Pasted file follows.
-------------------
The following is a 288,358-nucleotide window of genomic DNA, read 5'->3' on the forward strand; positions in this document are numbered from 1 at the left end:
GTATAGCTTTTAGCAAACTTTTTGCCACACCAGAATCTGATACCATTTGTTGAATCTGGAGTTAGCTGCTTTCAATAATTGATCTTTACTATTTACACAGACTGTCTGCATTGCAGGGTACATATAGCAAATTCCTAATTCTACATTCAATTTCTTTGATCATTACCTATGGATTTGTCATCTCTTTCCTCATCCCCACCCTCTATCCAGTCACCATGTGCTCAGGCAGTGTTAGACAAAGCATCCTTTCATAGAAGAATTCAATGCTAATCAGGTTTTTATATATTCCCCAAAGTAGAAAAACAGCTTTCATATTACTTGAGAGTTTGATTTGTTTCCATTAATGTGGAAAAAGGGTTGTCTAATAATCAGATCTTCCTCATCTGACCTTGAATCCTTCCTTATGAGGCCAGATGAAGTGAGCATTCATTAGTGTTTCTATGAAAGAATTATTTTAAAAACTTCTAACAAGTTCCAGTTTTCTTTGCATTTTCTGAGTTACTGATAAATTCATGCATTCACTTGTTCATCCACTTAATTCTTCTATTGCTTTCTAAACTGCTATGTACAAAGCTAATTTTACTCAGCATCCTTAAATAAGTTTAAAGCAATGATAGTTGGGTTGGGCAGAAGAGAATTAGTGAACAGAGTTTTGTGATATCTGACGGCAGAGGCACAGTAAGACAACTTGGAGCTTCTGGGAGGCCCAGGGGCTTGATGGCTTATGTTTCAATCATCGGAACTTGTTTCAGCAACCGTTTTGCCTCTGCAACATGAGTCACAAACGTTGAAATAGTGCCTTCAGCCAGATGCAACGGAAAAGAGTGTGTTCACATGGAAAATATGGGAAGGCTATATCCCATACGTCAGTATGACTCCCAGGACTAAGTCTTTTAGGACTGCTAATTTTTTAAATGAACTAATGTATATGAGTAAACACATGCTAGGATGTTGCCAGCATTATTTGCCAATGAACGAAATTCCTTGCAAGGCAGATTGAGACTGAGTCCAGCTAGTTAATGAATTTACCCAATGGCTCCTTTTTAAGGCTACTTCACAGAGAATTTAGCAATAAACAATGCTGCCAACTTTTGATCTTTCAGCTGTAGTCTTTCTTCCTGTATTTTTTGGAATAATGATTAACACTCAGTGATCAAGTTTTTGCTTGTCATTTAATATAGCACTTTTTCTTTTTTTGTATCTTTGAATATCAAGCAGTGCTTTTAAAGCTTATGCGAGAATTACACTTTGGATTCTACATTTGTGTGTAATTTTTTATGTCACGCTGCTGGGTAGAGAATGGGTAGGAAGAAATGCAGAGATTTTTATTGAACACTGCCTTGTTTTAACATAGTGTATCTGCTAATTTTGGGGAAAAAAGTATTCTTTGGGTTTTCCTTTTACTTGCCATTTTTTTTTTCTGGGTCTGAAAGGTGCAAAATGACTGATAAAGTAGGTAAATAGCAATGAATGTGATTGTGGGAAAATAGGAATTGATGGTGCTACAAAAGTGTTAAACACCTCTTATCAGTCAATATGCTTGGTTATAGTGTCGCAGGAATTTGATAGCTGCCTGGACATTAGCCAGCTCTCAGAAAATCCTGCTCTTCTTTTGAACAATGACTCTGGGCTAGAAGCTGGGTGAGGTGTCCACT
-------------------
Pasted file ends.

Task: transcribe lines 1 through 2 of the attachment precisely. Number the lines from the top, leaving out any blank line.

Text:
The following is a 288,358-nucleotide window of genomic DNA, read 5'->3' on the forward strand; positions in this document are numbered from 1 at the left end:
GTATAGCTTTTAGCAAACTTTTTGCCACACCAGAATCTGATACCATTTGTTGAATCTGGAGTTAGCTGCTTTCAATAATTGATCTTTACTATTTACACAGACTGTCTGCATTGCAGGGTACATATAGCAAATTCCTAATTCTACATTCAATTTCTTTGATCATTACCTATGGATTTGTCATCTCTTTCCTCATCCCCACCCTCTATCCAGTCACCATGTGCTCAGGCAGTGTTAGACAAAGCATCCTTTCATAGAAGAATTCAATGCTAATCAGGTTTTTATATATTCCCCAAAGTAGAAAAACAGCTTTCATATTACTTGAGAGTTTGATTTGTTTCCATTAATGTGGAAAAAGGGTTGTCTAATAATCAGATCTTCCTCATCTGACCTTGAATCCTTCCTTATGAGGCCAGATGAAGTGAGCATTCATTAGTGTTTCTATGAAAGAATTATTTTAAAAACTTCTAACAAGTTCCAGTTTTCTTTGCATTTTCTGAGTTACTGATAAATTCATGCATTCACTTGTTCATCCACTTAATTCTTCTATTGCTTTCTAAACTGCTATGTACAAAGCTAATTTTACTCAGCATCCTTAAATAAGTTTAAAGCAATGATAGTTGGGTTGGGCAGAAGAGAATTAGTGAACAGAGTTTTGTGATATCTGACGGCAGAGGCACAGTAAGACAACTTGGAGCTTCTGGGAGGCCCAGGGGCTTGATGGCTTATGTTTCAATCATCGGAACTTGTTTCAGCAACCGTTTTGCCTCTGCAACATGAGTCACAAACGTTGAAATAGTGCCTTCAGCCAGATGCAACGGAAAAGAGTGTGTTCACATGGAAAATATGGGAAGGCTATATCCCATACGTCAGTATGACTCCCAGGACTAAGTCTTTTAGGACTGCTAATTTTTTAAATGAACTAATGTATATGAGTAAACACATGCTAGGATGTTGCCAGCATTATTTGCCAATGAACGAAATTCCTTGCAAGGCAGATTGAGACTGAGTCCAGCTAGTTAATGAATTTACCCAATGGCTCCTTTTTAAGGCTACTTCACAGAGAATTTAGCAATAAACAATGCTGCCAACTTTTGATCTTTCAGCTGTAGTCTTTCTTCCTGTATTTTTTGGAATAATGATTAACACTCAGTGATCAAGTTTTTGCTTGTCATTTAATATAGCACTTTTTCTTTTTTTGTATCTTTGAATATCAAGCAGTGCTTTTAAAGCTTATGCGAGAATTACACTTTGGATTCTACATTTGTGTGTAATTTTTTATGTCACGCTGCTGGGTAGAGAATGGGTAGGAAGAAATGCAGAGATTTTTATTGAACACTGCCTTGTTTTAACATAGTGTATCTGCTAATTTTGGGGAAAAAAGTATTCTTTGGGTTTTCCTTTTACTTGCCATTTTTTTTTTCTGGGTCTGAAAGGTGCAAAATGACTGATAAAGTAGGTAAATAGCAATGAATGTGATTGTGGGAAAATAGGAATTGATGGTGCTACAAAAGTGTTAAACACCTCTTATCAGTCAATATGCTTGGTTATAGTGTCGCAGGAATTTGATAGCTGCCTGGACATTAGCCAGCTCTCAGAAAATCCTGCTCTTCTTTTGAACAATGACTCTGGGCTAGAAGCTGGGTGAGGTGTCCACT